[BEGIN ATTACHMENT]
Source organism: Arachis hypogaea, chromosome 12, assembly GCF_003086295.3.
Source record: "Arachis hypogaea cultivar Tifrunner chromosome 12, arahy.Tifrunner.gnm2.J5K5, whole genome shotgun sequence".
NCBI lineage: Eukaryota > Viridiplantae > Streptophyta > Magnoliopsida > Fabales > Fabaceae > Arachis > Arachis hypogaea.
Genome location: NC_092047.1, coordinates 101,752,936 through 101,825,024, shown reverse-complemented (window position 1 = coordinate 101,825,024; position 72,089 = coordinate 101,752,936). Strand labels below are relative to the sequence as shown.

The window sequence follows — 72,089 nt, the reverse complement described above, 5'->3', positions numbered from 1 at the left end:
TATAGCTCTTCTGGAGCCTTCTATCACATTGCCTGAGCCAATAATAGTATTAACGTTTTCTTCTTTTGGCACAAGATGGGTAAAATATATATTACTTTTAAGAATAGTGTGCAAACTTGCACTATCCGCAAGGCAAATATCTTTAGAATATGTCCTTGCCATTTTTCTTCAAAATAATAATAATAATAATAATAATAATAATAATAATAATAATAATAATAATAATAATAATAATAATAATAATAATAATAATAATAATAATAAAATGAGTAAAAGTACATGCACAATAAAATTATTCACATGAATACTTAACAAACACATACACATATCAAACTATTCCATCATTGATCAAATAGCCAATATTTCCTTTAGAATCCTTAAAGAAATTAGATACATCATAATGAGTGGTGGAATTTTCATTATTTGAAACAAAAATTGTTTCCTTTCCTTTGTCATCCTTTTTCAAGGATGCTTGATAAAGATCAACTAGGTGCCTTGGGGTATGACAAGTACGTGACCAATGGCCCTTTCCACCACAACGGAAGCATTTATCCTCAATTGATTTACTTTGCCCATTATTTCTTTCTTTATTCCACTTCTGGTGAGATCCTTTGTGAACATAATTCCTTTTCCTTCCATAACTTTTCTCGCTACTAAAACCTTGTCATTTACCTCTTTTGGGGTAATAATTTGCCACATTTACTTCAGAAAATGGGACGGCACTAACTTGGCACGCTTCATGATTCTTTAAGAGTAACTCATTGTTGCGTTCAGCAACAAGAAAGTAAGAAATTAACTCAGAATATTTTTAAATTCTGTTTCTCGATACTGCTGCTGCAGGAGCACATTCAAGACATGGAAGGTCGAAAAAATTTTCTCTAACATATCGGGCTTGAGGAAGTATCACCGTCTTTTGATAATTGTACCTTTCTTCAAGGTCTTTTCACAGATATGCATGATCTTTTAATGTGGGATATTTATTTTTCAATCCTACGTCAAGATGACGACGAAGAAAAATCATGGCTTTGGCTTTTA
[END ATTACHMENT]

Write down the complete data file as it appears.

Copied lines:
Source organism: Arachis hypogaea, chromosome 12, assembly GCF_003086295.3.
Source record: "Arachis hypogaea cultivar Tifrunner chromosome 12, arahy.Tifrunner.gnm2.J5K5, whole genome shotgun sequence".
NCBI lineage: Eukaryota > Viridiplantae > Streptophyta > Magnoliopsida > Fabales > Fabaceae > Arachis > Arachis hypogaea.
Genome location: NC_092047.1, coordinates 101,752,936 through 101,825,024, shown reverse-complemented (window position 1 = coordinate 101,825,024; position 72,089 = coordinate 101,752,936). Strand labels below are relative to the sequence as shown.

The window sequence follows — 72,089 nt, the reverse complement described above, 5'->3', positions numbered from 1 at the left end:
TATAGCTCTTCTGGAGCCTTCTATCACATTGCCTGAGCCAATAATAGTATTAACGTTTTCTTCTTTTGGCACAAGATGGGTAAAATATATATTACTTTTAAGAATAGTGTGCAAACTTGCACTATCCGCAAGGCAAATATCTTTAGAATATGTCCTTGCCATTTTTCTTCAAAATAATAATAATAATAATAATAATAATAATAATAATAATAATAATAATAATAATAATAATAATAATAATAATAATAATAATAATAATAATAAAATGAGTAAAAGTACATGCACAATAAAATTATTCACATGAATACTTAACAAACACATACACATATCAAACTATTCCATCATTGATCAAATAGCCAATATTTCCTTTAGAATCCTTAAAGAAATTAGATACATCATAATGAGTGGTGGAATTTTCATTATTTGAAACAAAAATTGTTTCCTTTCCTTTGTCATCCTTTTTCAAGGATGCTTGATAAAGATCAACTAGGTGCCTTGGGGTATGACAAGTACGTGACCAATGGCCCTTTCCACCACAACGGAAGCATTTATCCTCAATTGATTTACTTTGCCCATTATTTCTTTCTTTATTCCACTTCTGGTGAGATCCTTTGTGAACATAATTCCTTTTCCTTCCATAACTTTTCTCGCTACTAAAACCTTGTCATTTACCTCTTTTGGGGTAATAATTTGCCACATTTACTTCAGAAAATGGGACGGCACTAACTTGGCACGCTTCATGATTCTTTAAGAGTAACTCATTGTTGCGTTCAGCAACAAGAAAGTAAGAAATTAACTCAGAATATTTTTAAATTCTGTTTCTCGATACTGCTGCTGCAGGAGCACATTCAAGACATGGAAGGTCGAAAAAATTTTCTCTAACATATCGGGCTTGAGGAAGTATCACCGTCTTTTGATAATTGTACCTTTCTTCAAGGTCTTTTCACAGATATGCATGATCTTTTAATGTGGGATATTTATTTTTCAATCCTACGTCAAGATGACGACGAAGAAAAATCATGGCTTTGGCTTTTA